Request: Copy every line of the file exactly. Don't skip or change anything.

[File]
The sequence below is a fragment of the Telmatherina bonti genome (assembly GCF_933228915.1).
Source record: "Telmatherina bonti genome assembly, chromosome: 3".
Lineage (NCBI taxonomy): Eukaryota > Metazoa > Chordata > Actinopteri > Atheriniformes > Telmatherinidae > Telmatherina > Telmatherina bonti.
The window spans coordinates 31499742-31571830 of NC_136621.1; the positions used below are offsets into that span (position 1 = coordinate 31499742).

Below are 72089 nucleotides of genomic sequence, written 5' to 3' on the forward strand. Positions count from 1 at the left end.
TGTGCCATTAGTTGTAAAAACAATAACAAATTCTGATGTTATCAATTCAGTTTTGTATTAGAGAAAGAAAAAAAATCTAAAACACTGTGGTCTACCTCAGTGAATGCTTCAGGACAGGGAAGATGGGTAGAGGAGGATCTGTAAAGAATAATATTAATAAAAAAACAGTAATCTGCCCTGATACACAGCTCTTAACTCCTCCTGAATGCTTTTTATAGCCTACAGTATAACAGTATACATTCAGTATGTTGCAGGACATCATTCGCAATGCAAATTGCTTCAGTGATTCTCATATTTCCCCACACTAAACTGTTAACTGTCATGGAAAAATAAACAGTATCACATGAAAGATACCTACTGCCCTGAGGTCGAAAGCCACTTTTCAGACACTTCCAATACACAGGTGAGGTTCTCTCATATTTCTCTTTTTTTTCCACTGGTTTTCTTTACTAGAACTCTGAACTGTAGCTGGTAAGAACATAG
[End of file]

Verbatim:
The sequence below is a fragment of the Telmatherina bonti genome (assembly GCF_933228915.1).
Source record: "Telmatherina bonti genome assembly, chromosome: 3".
Lineage (NCBI taxonomy): Eukaryota > Metazoa > Chordata > Actinopteri > Atheriniformes > Telmatherinidae > Telmatherina > Telmatherina bonti.
The window spans coordinates 31499742-31571830 of NC_136621.1; the positions used below are offsets into that span (position 1 = coordinate 31499742).

Below are 72089 nucleotides of genomic sequence, written 5' to 3' on the forward strand. Positions count from 1 at the left end.
TGTGCCATTAGTTGTAAAAACAATAACAAATTCTGATGTTATCAATTCAGTTTTGTATTAGAGAAAGAAAAAAAATCTAAAACACTGTGGTCTACCTCAGTGAATGCTTCAGGACAGGGAAGATGGGTAGAGGAGGATCTGTAAAGAATAATATTAATAAAAAAACAGTAATCTGCCCTGATACACAGCTCTTAACTCCTCCTGAATGCTTTTTATAGCCTACAGTATAACAGTATACATTCAGTATGTTGCAGGACATCATTCGCAATGCAAATTGCTTCAGTGATTCTCATATTTCCCCACACTAAACTGTTAACTGTCATGGAAAAATAAACAGTATCACATGAAAGATACCTACTGCCCTGAGGTCGAAAGCCACTTTTCAGACACTTCCAATACACAGGTGAGGTTCTCTCATATTTCTCTTTTTTTTCCACTGGTTTTCTTTACTAGAACTCTGAACTGTAGCTGGTAAGAACATAG